Thursday, July 05, 2007
Some of you may have spent your July 4th swimming or surfing, biking or hiking. Me, I spent mine doing the most American thing I could think of, by which I mean the most passive, sedentary, voyeuristic thing I have ever done: I watched a guy competitively eat 28.5 hot dogs in 12 minutes. I mean, it’s not even like I did the eating myself.
On second thought, let’s not call it eating, let us call it something else. To me, eating is an act of pleasure, and an act of nourishment, and competitively scarfing down 28.5 hotdogs and buns in the presence of thousands of fans, and a few vegetarian protesters is not really pleasureful, nor is it nourishing. Hell, I am pretty sure these guys are throwing up a little, if not a lot, as soon as it’s over. Well, if they’re Kobayashi, five time world champion, then they threw up (“reversed”) during the contest itself—bummer! That’s two fewer dogs for you, my Japanese friend.
Yes, it’s true, on July 4th, 2007, through the good connections of my friend Julie, I was a judge for the Nathan’s hotdog eating contest on Coney Island. As I counted (and grimaced, and giggled, and groaned), it was Slow Food meets fast food, head to head at a vinyl covered table. I was nose level with five plates of freshly cooked franks, and at first, they smelled realllly good. After all, I hadn’t had lunch yet when the contest began, only half of a crushed-peanut-covered caramel apple.
When my contestant Hall Hunt ran out, I was charmed and surprised to see how young and cute he was. He had an ironic handle bar mustache, and a pair of aviators, and his slouchy shorts revealed a taut, muscle-y stomach. When he put his hands together for a pre-contest prayer, I noticed the two canvas bracelets he wore, one that read “Jesus,” the other, “WWJD?” Now, I am not particularly intimate with the thoughts and actions of Jesus, except in the most academic sense, but I feel fairly confident that Jesus would not inhale 28.5 hotdogs (and buns) in 12 minutes. He would turn the hotdogs into wine, or use them to build a beefy stairway to heaven, or something much more useful, and much less wasteful. Perhaps, in a very Christ-like move, he’d distribute them to the poor.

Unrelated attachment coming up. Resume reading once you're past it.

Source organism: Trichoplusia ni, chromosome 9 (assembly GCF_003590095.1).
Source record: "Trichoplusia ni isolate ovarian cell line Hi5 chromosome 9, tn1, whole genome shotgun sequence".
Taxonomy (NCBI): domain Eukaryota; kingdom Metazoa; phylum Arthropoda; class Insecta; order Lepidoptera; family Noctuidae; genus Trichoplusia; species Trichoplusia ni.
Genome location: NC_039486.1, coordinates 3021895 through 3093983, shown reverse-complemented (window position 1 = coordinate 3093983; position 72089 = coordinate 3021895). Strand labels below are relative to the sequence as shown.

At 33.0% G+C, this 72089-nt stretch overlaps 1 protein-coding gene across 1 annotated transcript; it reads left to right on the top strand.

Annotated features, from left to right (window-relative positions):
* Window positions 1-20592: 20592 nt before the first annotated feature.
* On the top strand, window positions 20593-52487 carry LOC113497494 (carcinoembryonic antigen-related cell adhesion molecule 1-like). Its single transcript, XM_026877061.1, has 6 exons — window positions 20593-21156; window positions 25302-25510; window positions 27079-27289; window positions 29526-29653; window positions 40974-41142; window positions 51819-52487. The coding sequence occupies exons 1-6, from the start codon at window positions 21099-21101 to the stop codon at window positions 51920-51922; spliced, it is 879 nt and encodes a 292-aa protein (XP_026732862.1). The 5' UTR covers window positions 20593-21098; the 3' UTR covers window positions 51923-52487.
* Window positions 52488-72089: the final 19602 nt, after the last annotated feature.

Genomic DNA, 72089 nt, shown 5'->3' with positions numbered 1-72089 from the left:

Which is exactly what Nathan’s did: a rep from City Harvest—after the “Save Coney Island” folk singer, but before the Clogtastic! Tap dancers—told us that Nathan’s had thoughtfully donated 15,000 hot dogs to shelters around the city. Let’s just hope that they were distributed evenly, one or two to a person, say, rather than 28.5 per homeless fella.
My partner judge was Ken, lovely, sweet Ken, who happens to be the sports commissioner for NYC. We made a mighty team, me counting dogs, and him flipping the pages on our counter so the official counting girl could record it. He even valiantly shielded me when Hall burped and spewed moist bun splatter. My job was no easy one, and the concentration it required kept me from watching the true spectacle further down the table—Kobayashi and Chestnut having an intense head to head.
But that’s the stuff you see on the teevee; what you don’t see is Hall Hunt cramming his once-cute mouth full of food, and doing a weird wriggly dance to help it slide down his throat. And you don’t see Julie’s contestant chugging Kool Aid with his dogs and then getting a mean case of the hiccups (he nearly reversed his pinkish red mush all over poor Julie, had to stop after 21 dogs, but still walked away with Rookie of the Year). Nor do you see the 63 year-old contender head back to the VIP section and eat an additional three dogs because he “wasn’t hungry per se, but he wasn’t FULL.” What you don’t see is how I simply could not look Hall Hunt in the face, because I was so repulsed by him, I feared I might have a reversal. Maybe the camera did show you the tiny Sonya Thomas, referred to as “The Black Widow?” She was a few people down the table from me, and while she may have looked pretty and dainty before the show, after the throw-down, her careful makeup was shmeared and she had the bleary-eyed, greenish look that all the contestants shared.
Is this our American food heritage? We created a nitrate-filled mystery meat capsule, with a refined flour and sugar bun, and we may not be able to win a Men’s semifinal at Wimbledon, but dammit! Americans are really, really good at stuffing this nasty food in our traps! And what did I do when the contest was over? I headed back to the VIP section with the 63 year old, and the burper, with the woman who was inside the giant frankfurter suit last year (too pregnant this year), and with Julie, and what did I do? I ate a Nathan’s hotdog of course (with fries).
God Bless America!